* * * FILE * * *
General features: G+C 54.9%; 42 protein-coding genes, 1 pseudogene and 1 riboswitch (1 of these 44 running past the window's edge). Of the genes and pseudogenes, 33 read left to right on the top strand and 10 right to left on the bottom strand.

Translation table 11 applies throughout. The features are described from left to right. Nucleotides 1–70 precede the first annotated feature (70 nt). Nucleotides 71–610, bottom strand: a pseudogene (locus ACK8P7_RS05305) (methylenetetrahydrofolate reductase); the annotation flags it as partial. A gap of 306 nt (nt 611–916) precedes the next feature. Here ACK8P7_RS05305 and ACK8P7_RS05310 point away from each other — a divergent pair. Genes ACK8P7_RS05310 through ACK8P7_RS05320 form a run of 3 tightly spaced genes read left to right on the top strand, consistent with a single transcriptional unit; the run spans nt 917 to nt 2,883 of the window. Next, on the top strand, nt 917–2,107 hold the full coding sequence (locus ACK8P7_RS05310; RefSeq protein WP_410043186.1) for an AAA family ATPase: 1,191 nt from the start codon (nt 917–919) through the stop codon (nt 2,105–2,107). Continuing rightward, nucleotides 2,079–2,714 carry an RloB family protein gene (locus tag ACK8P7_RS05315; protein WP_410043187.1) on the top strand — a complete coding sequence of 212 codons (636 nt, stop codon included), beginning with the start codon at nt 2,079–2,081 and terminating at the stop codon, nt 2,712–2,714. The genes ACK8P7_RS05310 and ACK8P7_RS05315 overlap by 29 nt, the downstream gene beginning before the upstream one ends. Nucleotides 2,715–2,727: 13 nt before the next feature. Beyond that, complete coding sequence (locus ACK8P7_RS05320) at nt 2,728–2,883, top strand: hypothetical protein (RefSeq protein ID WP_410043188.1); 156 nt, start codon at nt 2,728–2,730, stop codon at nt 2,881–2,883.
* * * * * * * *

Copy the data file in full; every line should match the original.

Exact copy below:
General features: G+C 54.9%; 42 protein-coding genes, 1 pseudogene and 1 riboswitch (1 of these 44 running past the window's edge). Of the genes and pseudogenes, 33 read left to right on the top strand and 10 right to left on the bottom strand.

Translation table 11 applies throughout. The features are described from left to right. Nucleotides 1–70 precede the first annotated feature (70 nt). Nucleotides 71–610, bottom strand: a pseudogene (locus ACK8P7_RS05305) (methylenetetrahydrofolate reductase); the annotation flags it as partial. A gap of 306 nt (nt 611–916) precedes the next feature. Here ACK8P7_RS05305 and ACK8P7_RS05310 point away from each other — a divergent pair. Genes ACK8P7_RS05310 through ACK8P7_RS05320 form a run of 3 tightly spaced genes read left to right on the top strand, consistent with a single transcriptional unit; the run spans nt 917 to nt 2,883 of the window. Next, on the top strand, nt 917–2,107 hold the full coding sequence (locus ACK8P7_RS05310; RefSeq protein WP_410043186.1) for an AAA family ATPase: 1,191 nt from the start codon (nt 917–919) through the stop codon (nt 2,105–2,107). Continuing rightward, nucleotides 2,079–2,714 carry an RloB family protein gene (locus tag ACK8P7_RS05315; protein WP_410043187.1) on the top strand — a complete coding sequence of 212 codons (636 nt, stop codon included), beginning with the start codon at nt 2,079–2,081 and terminating at the stop codon, nt 2,712–2,714. The genes ACK8P7_RS05310 and ACK8P7_RS05315 overlap by 29 nt, the downstream gene beginning before the upstream one ends. Nucleotides 2,715–2,727: 13 nt before the next feature. Beyond that, complete coding sequence (locus ACK8P7_RS05320) at nt 2,728–2,883, top strand: hypothetical protein (RefSeq protein ID WP_410043188.1); 156 nt, start codon at nt 2,728–2,730, stop codon at nt 2,881–2,883.